So, the thing isÖ I ran a race.

 

I donít know if everyone feels this way but I always have a hard time after the holidays.  I call it Post Show Let Down (PSLD) because when I did theatrical productions, it was a common phenomenon among the performers.  I mean, you rehearse for months Ė you devote your life to the production -- and then the show is over in three days. What do you do then?

 

I usually feel that way after the holidays, too.  Within the space of a month, we have my husbandís birthday, Christmas, New Yearís and our anniversary Ė and all of the details that accompany all of those things.  By the time we are done, I am sick of shopping, sick of running the three thousand errands, sick of decorating, sick of UN-decorating.  Sick of feeling like I could have done more or done it better or done it in a more timely fashion.  I am sick of my bratty, ungrateful children, (well, except for those few moments when I get to see the wonder of the season reflected in their faces and I remember why we put ourselves through this.)  But I am just in a bad mood.  Even things that normally make me happy, like houseguests and cooking, canít lift me out of my slump.  And, woohoo, thereís always my birthday to look forward to next month.  Sigh.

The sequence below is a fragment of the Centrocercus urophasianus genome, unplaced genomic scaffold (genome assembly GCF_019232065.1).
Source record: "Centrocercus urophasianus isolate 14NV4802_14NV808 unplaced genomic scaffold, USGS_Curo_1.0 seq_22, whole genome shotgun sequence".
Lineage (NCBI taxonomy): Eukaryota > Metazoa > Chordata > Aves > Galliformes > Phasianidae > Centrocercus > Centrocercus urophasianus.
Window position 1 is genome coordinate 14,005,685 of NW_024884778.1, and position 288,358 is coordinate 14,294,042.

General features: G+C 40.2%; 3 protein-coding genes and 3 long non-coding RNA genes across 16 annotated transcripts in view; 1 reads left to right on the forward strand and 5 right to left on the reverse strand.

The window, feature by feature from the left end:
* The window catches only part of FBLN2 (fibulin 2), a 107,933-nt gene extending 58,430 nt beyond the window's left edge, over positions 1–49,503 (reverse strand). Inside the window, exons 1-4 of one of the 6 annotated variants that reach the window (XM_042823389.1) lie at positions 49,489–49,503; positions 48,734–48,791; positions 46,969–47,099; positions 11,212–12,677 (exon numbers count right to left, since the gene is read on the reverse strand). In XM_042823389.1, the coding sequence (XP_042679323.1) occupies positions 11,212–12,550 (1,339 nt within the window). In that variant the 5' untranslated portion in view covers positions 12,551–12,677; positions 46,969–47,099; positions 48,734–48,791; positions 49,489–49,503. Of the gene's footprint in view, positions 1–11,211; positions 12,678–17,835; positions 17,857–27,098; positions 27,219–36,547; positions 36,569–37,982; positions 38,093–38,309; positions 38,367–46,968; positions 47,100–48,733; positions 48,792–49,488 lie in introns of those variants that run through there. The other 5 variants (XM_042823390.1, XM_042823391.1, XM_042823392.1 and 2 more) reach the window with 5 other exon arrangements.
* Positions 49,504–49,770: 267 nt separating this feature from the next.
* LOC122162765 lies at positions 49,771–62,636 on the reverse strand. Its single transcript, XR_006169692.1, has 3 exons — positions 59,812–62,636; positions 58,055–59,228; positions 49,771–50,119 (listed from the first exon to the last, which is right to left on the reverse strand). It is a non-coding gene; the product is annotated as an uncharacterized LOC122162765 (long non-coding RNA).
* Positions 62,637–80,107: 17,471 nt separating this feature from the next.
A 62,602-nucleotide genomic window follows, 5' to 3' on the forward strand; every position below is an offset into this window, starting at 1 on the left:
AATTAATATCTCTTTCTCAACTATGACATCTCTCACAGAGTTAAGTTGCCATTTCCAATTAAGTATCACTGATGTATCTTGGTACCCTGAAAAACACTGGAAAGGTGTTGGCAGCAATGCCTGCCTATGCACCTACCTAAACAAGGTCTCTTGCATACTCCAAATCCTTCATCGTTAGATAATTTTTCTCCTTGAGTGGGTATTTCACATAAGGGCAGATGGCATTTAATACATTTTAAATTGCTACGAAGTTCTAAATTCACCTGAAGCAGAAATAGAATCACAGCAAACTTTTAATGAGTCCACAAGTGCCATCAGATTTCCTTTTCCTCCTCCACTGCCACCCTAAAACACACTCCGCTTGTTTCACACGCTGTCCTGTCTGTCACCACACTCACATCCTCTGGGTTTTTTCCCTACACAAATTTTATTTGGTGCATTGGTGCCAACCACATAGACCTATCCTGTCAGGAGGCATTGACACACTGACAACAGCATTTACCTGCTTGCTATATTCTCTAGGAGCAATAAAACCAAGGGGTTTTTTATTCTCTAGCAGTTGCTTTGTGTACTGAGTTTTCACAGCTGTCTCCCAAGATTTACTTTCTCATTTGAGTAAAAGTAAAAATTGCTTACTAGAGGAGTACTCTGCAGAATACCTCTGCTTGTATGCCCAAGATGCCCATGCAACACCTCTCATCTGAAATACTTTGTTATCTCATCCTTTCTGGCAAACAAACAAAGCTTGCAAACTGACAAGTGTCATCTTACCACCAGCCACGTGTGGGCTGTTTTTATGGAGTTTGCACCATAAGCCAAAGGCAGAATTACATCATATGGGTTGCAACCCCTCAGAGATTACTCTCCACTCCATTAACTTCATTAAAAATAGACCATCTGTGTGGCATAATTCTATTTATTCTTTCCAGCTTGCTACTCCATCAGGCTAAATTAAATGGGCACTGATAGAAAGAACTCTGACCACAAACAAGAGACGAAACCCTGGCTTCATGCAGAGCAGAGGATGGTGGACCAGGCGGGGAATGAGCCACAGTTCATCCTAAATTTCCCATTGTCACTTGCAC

So, this year, I had it bad.  Post Show Let Down.  I was so cranky, I couldnít even find the motivation to start my New Yearís Resolutions and normally, I just love the beginning of the New Year and that clean slate feeling.  But Iíd been heading for a slump for a while and as soon as the last obligation was discharged, I just got down and wallowed in it.

 

See, I had this not-very-flattering realization about myself.  Iíve spent the years of my stay-at-home-momhood feeling like I was special in some way.  In Austin, because people want to live here and are willing to be under-employed to do so, you are likely to call a plumber or carpenter who happens to have a PhD in rare linguistics or something.  This is how I felt.  Yes, I was staying home with my children but I was so much more than just a mom.  SO much more.


But I began to see that every woman I met was like that.  Every woman I know has hidden depths.  For example: thereís the mom I met at Anaís school who has a recording business with her husband and was just nominated for several Grammies for a rare blues compilation.  Thereís the mom I was talking to on the playground who said, just out of the blue, ďThis year, I realized that children donít hold grudges.  I mean, my son gets mad and then itís over but when I get mad at him, it takes me a long time to get over it.  So Iím trying to learn that lesson from him.Ē  Thereís my friend Janet, who, in addition to being one of the most creative and patient moms I know, is also one of the smartest women Iíve ever met.

 

I always say that we women need to stop comparing ourselves to each other but when everyone I meet seems so awesome, itís hard not to feel smaller and smaller.  I felt invisible, really.  I drove carpool in my silver mini-van and realized that every woman at the wheel of every other silver mini-van felt as unique as Iíve always felt.  And probably with more reason.